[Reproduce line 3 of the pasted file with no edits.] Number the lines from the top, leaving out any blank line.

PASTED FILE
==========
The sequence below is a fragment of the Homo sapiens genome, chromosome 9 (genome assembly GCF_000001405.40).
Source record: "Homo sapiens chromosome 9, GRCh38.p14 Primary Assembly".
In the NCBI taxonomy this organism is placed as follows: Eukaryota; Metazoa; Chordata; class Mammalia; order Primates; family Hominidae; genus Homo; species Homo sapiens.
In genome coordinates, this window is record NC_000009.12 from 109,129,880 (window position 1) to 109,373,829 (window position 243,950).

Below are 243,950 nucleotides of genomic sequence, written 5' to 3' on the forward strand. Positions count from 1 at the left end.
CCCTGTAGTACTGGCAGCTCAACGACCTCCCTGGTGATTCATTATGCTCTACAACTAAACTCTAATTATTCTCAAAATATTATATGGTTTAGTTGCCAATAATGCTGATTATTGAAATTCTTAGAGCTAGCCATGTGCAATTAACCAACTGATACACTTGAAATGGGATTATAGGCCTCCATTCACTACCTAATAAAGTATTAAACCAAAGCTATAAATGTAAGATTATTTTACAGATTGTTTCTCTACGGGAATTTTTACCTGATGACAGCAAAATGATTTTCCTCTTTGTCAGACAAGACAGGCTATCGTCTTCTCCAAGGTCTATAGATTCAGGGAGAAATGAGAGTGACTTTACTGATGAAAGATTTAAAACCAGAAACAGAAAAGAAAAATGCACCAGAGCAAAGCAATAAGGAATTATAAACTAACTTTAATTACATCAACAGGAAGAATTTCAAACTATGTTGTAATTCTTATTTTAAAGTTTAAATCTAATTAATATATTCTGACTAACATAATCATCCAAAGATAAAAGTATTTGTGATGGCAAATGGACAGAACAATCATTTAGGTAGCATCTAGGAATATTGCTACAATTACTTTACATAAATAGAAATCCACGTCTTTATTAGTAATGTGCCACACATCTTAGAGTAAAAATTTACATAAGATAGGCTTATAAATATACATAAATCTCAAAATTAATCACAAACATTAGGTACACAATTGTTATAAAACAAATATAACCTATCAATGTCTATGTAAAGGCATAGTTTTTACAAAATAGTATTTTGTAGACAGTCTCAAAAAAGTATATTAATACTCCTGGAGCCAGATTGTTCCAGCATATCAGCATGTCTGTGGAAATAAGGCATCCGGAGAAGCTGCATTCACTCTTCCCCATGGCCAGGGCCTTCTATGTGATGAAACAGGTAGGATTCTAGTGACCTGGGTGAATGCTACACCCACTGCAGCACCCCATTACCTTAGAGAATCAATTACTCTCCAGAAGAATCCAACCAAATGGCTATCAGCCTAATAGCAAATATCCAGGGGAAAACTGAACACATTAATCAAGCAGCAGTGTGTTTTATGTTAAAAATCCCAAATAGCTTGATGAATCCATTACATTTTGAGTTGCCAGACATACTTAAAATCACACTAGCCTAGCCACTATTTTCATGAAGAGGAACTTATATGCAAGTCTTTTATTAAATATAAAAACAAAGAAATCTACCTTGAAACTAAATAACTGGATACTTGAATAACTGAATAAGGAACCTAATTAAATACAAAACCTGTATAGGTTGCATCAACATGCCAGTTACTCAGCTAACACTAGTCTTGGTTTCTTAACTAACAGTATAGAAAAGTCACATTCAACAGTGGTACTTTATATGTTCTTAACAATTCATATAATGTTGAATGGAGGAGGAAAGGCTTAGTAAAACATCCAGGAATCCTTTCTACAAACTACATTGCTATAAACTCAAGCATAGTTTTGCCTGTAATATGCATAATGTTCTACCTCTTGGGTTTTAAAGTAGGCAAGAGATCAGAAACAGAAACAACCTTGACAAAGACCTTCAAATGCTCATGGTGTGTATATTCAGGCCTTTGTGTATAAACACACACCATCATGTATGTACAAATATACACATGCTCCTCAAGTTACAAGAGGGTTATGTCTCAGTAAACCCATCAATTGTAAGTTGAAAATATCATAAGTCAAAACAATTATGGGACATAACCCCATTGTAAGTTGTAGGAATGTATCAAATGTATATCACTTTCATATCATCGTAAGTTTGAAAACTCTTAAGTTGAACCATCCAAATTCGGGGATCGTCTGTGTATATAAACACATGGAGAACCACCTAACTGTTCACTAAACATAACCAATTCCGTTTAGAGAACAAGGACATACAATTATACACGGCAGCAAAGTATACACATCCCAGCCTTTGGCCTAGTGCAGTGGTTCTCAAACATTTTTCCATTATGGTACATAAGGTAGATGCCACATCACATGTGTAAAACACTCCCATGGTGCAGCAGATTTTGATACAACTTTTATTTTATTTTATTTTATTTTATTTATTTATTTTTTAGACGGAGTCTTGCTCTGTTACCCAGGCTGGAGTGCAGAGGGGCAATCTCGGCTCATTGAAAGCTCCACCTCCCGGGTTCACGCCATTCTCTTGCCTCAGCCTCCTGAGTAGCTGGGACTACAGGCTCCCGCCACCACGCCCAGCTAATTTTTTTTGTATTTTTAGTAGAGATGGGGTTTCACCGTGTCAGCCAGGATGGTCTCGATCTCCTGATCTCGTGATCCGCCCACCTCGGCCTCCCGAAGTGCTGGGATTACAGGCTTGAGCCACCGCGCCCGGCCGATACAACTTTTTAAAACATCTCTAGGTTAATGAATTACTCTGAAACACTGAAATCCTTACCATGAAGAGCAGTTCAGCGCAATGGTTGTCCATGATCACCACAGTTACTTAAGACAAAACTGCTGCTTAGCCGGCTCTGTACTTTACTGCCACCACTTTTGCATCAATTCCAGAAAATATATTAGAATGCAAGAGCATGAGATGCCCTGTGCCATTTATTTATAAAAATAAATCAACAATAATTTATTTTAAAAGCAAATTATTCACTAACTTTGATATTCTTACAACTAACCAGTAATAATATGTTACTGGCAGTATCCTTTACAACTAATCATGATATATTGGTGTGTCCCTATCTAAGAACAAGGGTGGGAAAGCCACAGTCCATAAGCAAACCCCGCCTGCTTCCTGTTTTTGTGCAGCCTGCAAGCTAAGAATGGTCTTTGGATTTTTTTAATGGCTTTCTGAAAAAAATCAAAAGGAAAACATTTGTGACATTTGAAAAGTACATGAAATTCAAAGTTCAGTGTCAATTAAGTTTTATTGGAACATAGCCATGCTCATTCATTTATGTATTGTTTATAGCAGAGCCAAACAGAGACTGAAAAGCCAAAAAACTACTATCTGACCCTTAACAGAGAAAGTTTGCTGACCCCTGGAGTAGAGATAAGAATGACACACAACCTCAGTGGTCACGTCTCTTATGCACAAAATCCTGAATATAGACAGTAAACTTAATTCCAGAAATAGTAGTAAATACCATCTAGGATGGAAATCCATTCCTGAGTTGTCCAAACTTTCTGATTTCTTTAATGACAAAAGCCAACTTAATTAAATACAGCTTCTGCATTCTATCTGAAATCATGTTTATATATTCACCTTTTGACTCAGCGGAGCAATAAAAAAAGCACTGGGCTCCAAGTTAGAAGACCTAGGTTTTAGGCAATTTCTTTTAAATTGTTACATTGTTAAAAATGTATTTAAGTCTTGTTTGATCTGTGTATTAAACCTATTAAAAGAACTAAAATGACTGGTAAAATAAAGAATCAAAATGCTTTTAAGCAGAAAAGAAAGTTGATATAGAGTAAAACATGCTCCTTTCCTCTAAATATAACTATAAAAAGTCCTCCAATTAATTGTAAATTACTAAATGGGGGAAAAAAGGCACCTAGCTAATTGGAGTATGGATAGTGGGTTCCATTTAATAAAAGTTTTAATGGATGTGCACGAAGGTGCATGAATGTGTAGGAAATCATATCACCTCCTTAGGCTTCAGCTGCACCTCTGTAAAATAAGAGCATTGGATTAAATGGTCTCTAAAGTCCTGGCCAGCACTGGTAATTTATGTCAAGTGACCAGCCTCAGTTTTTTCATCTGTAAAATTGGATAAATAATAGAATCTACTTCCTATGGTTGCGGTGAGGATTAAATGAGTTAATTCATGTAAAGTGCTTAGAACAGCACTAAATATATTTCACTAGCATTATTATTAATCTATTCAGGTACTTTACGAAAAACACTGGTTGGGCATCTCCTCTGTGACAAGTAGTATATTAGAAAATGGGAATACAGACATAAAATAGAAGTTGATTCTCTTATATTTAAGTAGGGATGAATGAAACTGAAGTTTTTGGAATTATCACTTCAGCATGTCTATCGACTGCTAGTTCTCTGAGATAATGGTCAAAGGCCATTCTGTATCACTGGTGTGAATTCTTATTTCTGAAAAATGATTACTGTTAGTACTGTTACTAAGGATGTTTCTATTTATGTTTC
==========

In the NCBI taxonomy this organism is placed as follows: Eukaryota; Metazoa; Chordata; class Mammalia; order Primates; family Hominidae; genus Homo; species Homo sapiens.